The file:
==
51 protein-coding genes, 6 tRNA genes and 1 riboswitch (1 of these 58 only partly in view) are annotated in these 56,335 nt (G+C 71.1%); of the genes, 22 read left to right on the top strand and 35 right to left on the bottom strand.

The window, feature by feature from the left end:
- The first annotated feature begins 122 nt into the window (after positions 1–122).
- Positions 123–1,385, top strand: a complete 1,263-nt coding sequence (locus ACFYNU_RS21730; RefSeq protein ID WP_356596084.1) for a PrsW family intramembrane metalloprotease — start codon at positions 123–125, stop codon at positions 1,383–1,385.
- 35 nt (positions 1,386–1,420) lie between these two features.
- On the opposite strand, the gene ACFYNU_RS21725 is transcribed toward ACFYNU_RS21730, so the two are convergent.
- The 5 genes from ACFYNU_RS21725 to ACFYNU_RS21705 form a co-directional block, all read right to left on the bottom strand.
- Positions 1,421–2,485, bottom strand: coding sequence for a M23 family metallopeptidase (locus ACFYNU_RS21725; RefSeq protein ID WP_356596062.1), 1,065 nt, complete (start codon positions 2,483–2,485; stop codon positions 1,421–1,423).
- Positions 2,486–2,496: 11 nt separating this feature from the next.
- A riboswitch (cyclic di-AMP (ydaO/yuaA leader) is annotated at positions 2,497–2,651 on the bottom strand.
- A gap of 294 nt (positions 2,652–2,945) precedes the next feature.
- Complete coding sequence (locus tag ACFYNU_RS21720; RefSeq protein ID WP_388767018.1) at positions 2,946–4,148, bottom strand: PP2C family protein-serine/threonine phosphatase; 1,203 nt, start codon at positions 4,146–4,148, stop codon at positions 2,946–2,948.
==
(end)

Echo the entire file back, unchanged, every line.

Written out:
51 protein-coding genes, 6 tRNA genes and 1 riboswitch (1 of these 58 only partly in view) are annotated in these 56,335 nt (G+C 71.1%); of the genes, 22 read left to right on the top strand and 35 right to left on the bottom strand.

The window, feature by feature from the left end:
- The first annotated feature begins 122 nt into the window (after positions 1–122).
- Positions 123–1,385, top strand: a complete 1,263-nt coding sequence (locus ACFYNU_RS21730; RefSeq protein ID WP_356596084.1) for a PrsW family intramembrane metalloprotease — start codon at positions 123–125, stop codon at positions 1,383–1,385.
- 35 nt (positions 1,386–1,420) lie between these two features.
- On the opposite strand, the gene ACFYNU_RS21725 is transcribed toward ACFYNU_RS21730, so the two are convergent.
- The 5 genes from ACFYNU_RS21725 to ACFYNU_RS21705 form a co-directional block, all read right to left on the bottom strand.
- Positions 1,421–2,485, bottom strand: coding sequence for a M23 family metallopeptidase (locus ACFYNU_RS21725; RefSeq protein ID WP_356596062.1), 1,065 nt, complete (start codon positions 2,483–2,485; stop codon positions 1,421–1,423).
- Positions 2,486–2,496: 11 nt separating this feature from the next.
- A riboswitch (cyclic di-AMP (ydaO/yuaA leader) is annotated at positions 2,497–2,651 on the bottom strand.
- A gap of 294 nt (positions 2,652–2,945) precedes the next feature.
- Complete coding sequence (locus tag ACFYNU_RS21720; RefSeq protein ID WP_388767018.1) at positions 2,946–4,148, bottom strand: PP2C family protein-serine/threonine phosphatase; 1,203 nt, start codon at positions 4,146–4,148, stop codon at positions 2,946–2,948.